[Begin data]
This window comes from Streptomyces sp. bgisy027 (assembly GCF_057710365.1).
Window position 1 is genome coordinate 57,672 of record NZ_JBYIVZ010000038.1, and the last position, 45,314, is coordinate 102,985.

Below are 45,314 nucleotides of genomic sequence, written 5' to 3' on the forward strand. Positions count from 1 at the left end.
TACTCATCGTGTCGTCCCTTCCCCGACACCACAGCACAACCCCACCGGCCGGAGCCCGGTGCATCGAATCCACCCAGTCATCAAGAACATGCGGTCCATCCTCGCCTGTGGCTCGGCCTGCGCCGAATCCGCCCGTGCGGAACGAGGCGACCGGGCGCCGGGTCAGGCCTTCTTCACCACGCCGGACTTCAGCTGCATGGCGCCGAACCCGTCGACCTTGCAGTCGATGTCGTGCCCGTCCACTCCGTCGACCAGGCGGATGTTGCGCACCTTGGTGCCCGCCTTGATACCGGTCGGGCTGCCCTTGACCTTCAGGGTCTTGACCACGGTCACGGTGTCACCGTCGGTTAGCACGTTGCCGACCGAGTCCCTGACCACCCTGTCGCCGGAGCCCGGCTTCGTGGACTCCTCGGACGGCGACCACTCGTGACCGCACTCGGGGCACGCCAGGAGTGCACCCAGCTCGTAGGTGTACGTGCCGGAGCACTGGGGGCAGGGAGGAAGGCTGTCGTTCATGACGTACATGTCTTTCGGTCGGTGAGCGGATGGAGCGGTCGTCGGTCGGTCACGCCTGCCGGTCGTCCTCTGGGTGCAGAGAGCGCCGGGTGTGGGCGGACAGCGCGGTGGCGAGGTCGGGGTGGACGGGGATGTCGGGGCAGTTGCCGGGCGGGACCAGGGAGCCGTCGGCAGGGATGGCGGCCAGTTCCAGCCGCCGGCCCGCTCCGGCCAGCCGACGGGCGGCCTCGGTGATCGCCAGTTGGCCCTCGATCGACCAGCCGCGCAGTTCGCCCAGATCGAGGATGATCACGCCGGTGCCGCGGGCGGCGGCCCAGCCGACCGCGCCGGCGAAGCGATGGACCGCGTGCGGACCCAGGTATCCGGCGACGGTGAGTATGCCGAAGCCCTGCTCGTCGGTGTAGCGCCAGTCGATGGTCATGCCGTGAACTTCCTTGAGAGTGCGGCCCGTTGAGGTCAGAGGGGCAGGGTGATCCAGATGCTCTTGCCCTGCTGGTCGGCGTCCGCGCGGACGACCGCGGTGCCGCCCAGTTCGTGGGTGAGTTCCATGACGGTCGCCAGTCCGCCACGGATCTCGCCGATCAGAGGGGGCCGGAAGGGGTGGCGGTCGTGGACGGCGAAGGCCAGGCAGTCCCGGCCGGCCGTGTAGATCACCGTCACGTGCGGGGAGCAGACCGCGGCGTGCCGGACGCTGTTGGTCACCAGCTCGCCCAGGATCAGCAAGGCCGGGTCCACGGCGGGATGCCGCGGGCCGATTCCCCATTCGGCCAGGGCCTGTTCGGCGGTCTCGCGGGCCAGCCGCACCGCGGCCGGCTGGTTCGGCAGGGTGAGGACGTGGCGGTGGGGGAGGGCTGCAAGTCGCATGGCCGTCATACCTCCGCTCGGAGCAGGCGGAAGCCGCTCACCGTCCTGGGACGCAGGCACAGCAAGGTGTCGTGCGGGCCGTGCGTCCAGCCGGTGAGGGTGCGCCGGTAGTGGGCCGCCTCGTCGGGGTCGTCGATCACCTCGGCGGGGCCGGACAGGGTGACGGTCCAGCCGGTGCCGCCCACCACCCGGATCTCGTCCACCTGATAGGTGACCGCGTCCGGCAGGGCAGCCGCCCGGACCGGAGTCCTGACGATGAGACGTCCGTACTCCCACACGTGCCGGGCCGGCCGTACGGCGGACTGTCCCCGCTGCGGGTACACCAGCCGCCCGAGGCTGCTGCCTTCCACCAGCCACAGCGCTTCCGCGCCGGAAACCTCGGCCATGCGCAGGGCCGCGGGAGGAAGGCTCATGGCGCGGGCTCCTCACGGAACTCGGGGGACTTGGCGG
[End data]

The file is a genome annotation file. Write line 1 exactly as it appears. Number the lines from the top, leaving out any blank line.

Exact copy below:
This window comes from Streptomyces sp. bgisy027 (assembly GCF_057710365.1).